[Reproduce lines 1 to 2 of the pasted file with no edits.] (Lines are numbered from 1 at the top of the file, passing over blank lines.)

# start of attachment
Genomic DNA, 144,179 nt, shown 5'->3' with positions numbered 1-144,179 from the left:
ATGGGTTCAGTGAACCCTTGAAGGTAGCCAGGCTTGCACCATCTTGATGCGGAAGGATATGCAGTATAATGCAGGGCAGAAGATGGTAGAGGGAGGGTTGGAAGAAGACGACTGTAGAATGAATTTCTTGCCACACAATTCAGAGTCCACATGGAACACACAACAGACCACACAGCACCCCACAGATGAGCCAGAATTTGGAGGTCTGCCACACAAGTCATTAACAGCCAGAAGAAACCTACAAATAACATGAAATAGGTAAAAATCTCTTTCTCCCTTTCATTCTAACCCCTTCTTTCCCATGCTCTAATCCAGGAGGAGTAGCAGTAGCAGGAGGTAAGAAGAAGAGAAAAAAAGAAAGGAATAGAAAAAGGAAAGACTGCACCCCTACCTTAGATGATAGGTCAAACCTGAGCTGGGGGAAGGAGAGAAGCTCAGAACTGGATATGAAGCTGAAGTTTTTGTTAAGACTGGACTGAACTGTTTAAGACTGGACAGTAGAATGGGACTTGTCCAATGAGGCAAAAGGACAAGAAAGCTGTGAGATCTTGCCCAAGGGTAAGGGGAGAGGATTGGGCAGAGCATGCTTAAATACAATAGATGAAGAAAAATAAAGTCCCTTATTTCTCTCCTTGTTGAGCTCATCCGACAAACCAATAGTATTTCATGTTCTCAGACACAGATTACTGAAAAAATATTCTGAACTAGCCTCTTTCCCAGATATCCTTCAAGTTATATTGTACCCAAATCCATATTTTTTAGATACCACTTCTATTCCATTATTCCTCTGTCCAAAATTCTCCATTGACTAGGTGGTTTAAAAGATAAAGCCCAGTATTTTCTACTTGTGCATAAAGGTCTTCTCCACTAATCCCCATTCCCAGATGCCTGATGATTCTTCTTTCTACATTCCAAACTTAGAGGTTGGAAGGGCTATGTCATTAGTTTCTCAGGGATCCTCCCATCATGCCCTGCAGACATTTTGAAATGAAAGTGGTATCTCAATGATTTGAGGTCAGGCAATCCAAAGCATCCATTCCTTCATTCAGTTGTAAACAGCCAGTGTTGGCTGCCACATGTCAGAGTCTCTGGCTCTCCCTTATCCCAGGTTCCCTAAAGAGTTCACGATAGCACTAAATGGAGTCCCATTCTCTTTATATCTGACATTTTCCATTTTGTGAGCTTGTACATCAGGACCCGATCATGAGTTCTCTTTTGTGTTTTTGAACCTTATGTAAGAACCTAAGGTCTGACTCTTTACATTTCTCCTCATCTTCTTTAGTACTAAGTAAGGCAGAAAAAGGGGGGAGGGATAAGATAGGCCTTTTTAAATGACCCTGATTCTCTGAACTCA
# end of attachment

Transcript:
Genomic DNA, 144,179 nt, shown 5'->3' with positions numbered 1-144,179 from the left:
ATGGGTTCAGTGAACCCTTGAAGGTAGCCAGGCTTGCACCATCTTGATGCGGAAGGATATGCAGTATAATGCAGGGCAGAAGATGGTAGAGGGAGGGTTGGAAGAAGACGACTGTAGAATGAATTTCTTGCCACACAATTCAGAGTCCACATGGAACACACAACAGACCACACAGCACCCCACAGATGAGCCAGAATTTGGAGGTCTGCCACACAAGTCATTAACAGCCAGAAGAAACCTACAAATAACATGAAATAGGTAAAAATCTCTTTCTCCCTTTCATTCTAACCCCTTCTTTCCCATGCTCTAATCCAGGAGGAGTAGCAGTAGCAGGAGGTAAGAAGAAGAGAAAAAAAGAAAGGAATAGAAAAAGGAAAGACTGCACCCCTACCTTAGATGATAGGTCAAACCTGAGCTGGGGGAAGGAGAGAAGCTCAGAACTGGATATGAAGCTGAAGTTTTTGTTAAGACTGGACTGAACTGTTTAAGACTGGACAGTAGAATGGGACTTGTCCAATGAGGCAAAAGGACAAGAAAGCTGTGAGATCTTGCCCAAGGGTAAGGGGAGAGGATTGGGCAGAGCATGCTTAAATACAATAGATGAAGAAAAATAAAGTCCCTTATTTCTCTCCTTGTTGAGCTCATCCGACAAACCAATAGTATTTCATGTTCTCAGACACAGATTACTGAAAAAATATTCTGAACTAGCCTCTTTCCCAGATATCCTTCAAGTTATATTGTACCCAAATCCATATTTTTTAGATACCACTTCTATTCCATTATTCCTCTGTCCAAAATTCTCCATTGACTAGGTGGTTTAAAAGATAAAGCCCAGTATTTTCTACTTGTGCATAAAGGTCTTCTCCACTAATCCCCATTCCCAGATGCCTGATGATTCTTCTTTCTACATTCCAAACTTAGAGGTTGGAAGGGCTATGTCATTAGTTTCTCAGGGATCCTCCCATCATGCCCTGCAGACATTTTGAAATGAAAGTGGTATCTCAATGATTTGAGGTCAGGCAATCCAAAGCATCCATTCCTTCATTCAGTTGTAAACAGCCAGTGTTGGCTGCCACATGTCAGAGTCTCTGGCTCTCCCTTATCCCAGGTTCCCTAAAGAGTTCACGATAGCACTAAATGGAGTCCCATTCTCTTTATATCTGACATTTTCCATTTTGTGAGCTTGTACATCAGGACCCGATCATGAGTTCTCTTTTGTGTTTTTGAACCTTATGTAAGAACCTAAGGTCTGACTCTTTACATTTCTCCTCATCTTCTTTAGTACTAAGTAAGGCAGAAAAAGGGGGGAGGGATAAGATAGGCCTTTTTAAATGACCCTGATTCTCTGAACTCA